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Published On: Tue, Mar 5th, 2019

Court rejects suit seeking to disqualify Adamawa Gov, Bindow

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By Vivian Okejeme Abuja

Justice Olukayode Adeniyi of a Federal Capital Territory (FCT) Apo, yesterday, discountenanced a suit seeking to disqualify the Governor of Adamawa State, Mohammed Jibrilla Bindow from contesting the next governorship election.
In a suit, marked FCT/CV/518/2018, the plaintiff, the Incorporated Trustees of Kingdom Human Rights Foundation International, claimed that Bindow supplied false information to the Independent National Electoral Commission (INEC).
According to the plaintiff, the governor, had in his INEC Form CF00, said to have sat for the West African Examination Council (WAEC), in June, 1983 and posses General Certificate of Education (GCE) issued by the examination body.
In their arguments, the group, accused Bindow of falsely declaring his educational qualification and date of birth for the purpose of nomination/election into the office of Governor of Adamawa State for the 2019 general elections.
Delivering his judgment, the trial Judge held that the Abuja court lacked the territorial jurisdiction to inquire into whether or not the information submitted by somebody who seeks to contest election in Adamawa State were false or not.
Justice Adeniyi said since the information Bindow supplied to INEC were published in Adamawa State, as required under Section 31(3), the cause of action could be said to have accrued in Adamawa, where the plaintiff game about the published information.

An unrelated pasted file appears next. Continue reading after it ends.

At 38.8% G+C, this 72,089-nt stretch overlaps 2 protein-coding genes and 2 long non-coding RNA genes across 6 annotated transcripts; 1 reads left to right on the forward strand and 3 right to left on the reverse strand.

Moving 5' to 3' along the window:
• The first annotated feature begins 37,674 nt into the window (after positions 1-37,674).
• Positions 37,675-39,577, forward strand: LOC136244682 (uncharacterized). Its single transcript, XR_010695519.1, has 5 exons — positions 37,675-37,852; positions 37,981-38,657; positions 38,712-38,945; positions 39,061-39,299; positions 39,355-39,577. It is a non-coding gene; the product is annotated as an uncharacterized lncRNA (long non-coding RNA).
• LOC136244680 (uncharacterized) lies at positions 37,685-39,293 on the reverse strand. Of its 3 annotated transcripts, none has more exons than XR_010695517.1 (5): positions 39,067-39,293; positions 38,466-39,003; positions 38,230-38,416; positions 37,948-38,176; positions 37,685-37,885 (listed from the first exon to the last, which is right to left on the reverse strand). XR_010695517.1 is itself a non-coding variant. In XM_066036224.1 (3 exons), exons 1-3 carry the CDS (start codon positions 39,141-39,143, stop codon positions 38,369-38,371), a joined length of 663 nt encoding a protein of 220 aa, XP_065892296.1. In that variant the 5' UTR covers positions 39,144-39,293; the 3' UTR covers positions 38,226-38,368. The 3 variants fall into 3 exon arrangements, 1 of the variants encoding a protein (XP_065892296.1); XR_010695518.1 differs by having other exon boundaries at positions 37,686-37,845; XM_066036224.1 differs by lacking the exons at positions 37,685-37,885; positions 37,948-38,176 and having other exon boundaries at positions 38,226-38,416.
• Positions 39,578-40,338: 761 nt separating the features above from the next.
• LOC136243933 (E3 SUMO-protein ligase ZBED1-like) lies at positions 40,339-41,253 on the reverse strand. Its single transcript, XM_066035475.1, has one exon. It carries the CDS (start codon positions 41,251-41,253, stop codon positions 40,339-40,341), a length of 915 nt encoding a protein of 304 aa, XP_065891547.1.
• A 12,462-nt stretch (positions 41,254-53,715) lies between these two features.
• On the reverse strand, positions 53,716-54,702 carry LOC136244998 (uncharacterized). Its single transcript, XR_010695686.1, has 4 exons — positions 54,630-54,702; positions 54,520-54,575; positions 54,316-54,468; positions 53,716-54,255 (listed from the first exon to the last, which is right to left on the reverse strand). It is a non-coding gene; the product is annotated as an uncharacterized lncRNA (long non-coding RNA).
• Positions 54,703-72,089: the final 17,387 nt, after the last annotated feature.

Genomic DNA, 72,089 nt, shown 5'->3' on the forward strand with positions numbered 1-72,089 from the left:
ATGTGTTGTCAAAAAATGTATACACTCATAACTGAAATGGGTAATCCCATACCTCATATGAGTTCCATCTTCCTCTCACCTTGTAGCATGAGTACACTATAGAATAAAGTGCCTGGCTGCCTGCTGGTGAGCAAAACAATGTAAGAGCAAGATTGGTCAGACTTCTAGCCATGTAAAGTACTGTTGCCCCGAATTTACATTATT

Further in his ruling, the court held it was an abuse of court process and an act of forum shopping for the plaintiff to have travelled all the way to the FCT to challenge an alleged infraction that took place in Adamawa State, where available courts could have safely dealt with issues raised.
“It is therefore my potion that the capacity of the claimant to pursue this case is provided in Section 31(5) of the Electoral Act, which says ‘any person,’but did not define the word ‘any person.’
Relying on Section18(1) of the Interpretation Act, the judge said: “this court is not in doubt that the claimant (plaintiff) qualifies as a corporate personality,” and proceeded to “hold that the claimant is vested with the legal capacity to institute this suit.”
He however, noted that there was a lacuna in the provision of Section 285(14) of the 4th Alteration to the Constitution, which limits the class of people, who can file pre-election cases to an aspirant and a political party.
In addition, the court informed that since Section 31(5) allows any person to sue where it is discovered that a candidate provide false information to INEC, Section 285(14) of the Constitution should be made to include other classes of people or institutions.
The judge also held that the plaintiff made out a reasonable cause of action to entitle it to be heard by the court.
Justice Adeniyi, however, held that the suit was statute barred because it was filed outside the 14 days provided under Section 285(9) of the Constitution.
The judge noted that, while INEC acknowledged the receipt of Bindow’s Form CF001 on October 25, 2018, the plaintiff filed the suit on December 12, 2018, a length of time which exceeded the 14 days provided under 285(9).
Justice Adeniyi, having partially upheld the notice of objection and held that the his court lacked the jurisdiction to hear the suit, proceeded to dismiss it.
The Judge, after analysing all the evidence provided by the plaintiff, held that it failed to prove it’s allegation of certificate forgery and age falsification made against Bindow.
The judge said the plaintiff claimed Bindow forged his academic certificate, but failed to lead evidence to support same.

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